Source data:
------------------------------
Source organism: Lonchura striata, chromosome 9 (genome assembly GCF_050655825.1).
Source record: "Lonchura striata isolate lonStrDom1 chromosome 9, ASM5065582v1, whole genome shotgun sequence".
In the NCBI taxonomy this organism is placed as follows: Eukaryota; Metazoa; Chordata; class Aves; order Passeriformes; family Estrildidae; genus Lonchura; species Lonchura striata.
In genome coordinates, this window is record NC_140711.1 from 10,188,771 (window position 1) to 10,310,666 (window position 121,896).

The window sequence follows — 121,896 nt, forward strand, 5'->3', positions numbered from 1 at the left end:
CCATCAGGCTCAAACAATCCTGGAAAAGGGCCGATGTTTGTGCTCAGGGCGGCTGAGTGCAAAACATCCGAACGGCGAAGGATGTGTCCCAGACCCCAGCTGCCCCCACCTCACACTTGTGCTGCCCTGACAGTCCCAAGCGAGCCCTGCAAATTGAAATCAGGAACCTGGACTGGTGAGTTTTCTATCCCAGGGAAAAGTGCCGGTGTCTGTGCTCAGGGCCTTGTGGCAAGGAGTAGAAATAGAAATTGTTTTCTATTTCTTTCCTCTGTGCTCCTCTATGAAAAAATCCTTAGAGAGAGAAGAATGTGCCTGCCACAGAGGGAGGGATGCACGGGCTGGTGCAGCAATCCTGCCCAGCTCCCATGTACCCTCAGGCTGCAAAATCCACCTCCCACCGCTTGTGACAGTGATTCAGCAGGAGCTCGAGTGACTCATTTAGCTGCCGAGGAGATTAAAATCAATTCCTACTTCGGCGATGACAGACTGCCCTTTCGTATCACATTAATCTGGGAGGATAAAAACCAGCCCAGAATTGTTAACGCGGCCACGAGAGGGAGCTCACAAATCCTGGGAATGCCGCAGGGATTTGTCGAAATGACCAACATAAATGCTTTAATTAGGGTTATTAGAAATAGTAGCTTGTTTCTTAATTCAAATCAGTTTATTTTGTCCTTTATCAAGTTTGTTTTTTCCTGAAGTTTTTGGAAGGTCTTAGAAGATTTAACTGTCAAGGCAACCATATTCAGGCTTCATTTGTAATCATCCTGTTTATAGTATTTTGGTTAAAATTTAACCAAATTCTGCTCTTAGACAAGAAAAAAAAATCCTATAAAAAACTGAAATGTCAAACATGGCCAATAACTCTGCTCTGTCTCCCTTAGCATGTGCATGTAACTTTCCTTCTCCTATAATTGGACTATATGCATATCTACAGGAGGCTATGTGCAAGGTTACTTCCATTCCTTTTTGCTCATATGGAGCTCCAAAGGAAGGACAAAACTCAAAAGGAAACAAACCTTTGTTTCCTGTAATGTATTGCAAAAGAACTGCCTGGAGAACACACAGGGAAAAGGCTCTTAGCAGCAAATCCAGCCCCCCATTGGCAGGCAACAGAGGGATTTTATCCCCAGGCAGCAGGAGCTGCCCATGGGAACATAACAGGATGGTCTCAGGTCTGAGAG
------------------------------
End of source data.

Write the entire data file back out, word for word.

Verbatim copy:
Source organism: Lonchura striata, chromosome 9 (genome assembly GCF_050655825.1).
Source record: "Lonchura striata isolate lonStrDom1 chromosome 9, ASM5065582v1, whole genome shotgun sequence".
In the NCBI taxonomy this organism is placed as follows: Eukaryota; Metazoa; Chordata; class Aves; order Passeriformes; family Estrildidae; genus Lonchura; species Lonchura striata.
In genome coordinates, this window is record NC_140711.1 from 10,188,771 (window position 1) to 10,310,666 (window position 121,896).

The window sequence follows — 121,896 nt, forward strand, 5'->3', positions numbered from 1 at the left end:
CCATCAGGCTCAAACAATCCTGGAAAAGGGCCGATGTTTGTGCTCAGGGCGGCTGAGTGCAAAACATCCGAACGGCGAAGGATGTGTCCCAGACCCCAGCTGCCCCCACCTCACACTTGTGCTGCCCTGACAGTCCCAAGCGAGCCCTGCAAATTGAAATCAGGAACCTGGACTGGTGAGTTTTCTATCCCAGGGAAAAGTGCCGGTGTCTGTGCTCAGGGCCTTGTGGCAAGGAGTAGAAATAGAAATTGTTTTCTATTTCTTTCCTCTGTGCTCCTCTATGAAAAAATCCTTAGAGAGAGAAGAATGTGCCTGCCACAGAGGGAGGGATGCACGGGCTGGTGCAGCAATCCTGCCCAGCTCCCATGTACCCTCAGGCTGCAAAATCCACCTCCCACCGCTTGTGACAGTGATTCAGCAGGAGCTCGAGTGACTCATTTAGCTGCCGAGGAGATTAAAATCAATTCCTACTTCGGCGATGACAGACTGCCCTTTCGTATCACATTAATCTGGGAGGATAAAAACCAGCCCAGAATTGTTAACGCGGCCACGAGAGGGAGCTCACAAATCCTGGGAATGCCGCAGGGATTTGTCGAAATGACCAACATAAATGCTTTAATTAGGGTTATTAGAAATAGTAGCTTGTTTCTTAATTCAAATCAGTTTATTTTGTCCTTTATCAAGTTTGTTTTTTCCTGAAGTTTTTGGAAGGTCTTAGAAGATTTAACTGTCAAGGCAACCATATTCAGGCTTCATTTGTAATCATCCTGTTTATAGTATTTTGGTTAAAATTTAACCAAATTCTGCTCTTAGACAAGAAAAAAAAATCCTATAAAAAACTGAAATGTCAAACATGGCCAATAACTCTGCTCTGTCTCCCTTAGCATGTGCATGTAACTTTCCTTCTCCTATAATTGGACTATATGCATATCTACAGGAGGCTATGTGCAAGGTTACTTCCATTCCTTTTTGCTCATATGGAGCTCCAAAGGAAGGACAAAACTCAAAAGGAAACAAACCTTTGTTTCCTGTAATGTATTGCAAAAGAACTGCCTGGAGAACACACAGGGAAAAGGCTCTTAGCAGCAAATCCAGCCCCCCATTGGCAGGCAACAGAGGGATTTTATCCCCAGGCAGCAGGAGCTGCCCATGGGAACATAACAGGATGGTCTCAGGTCTGAGAG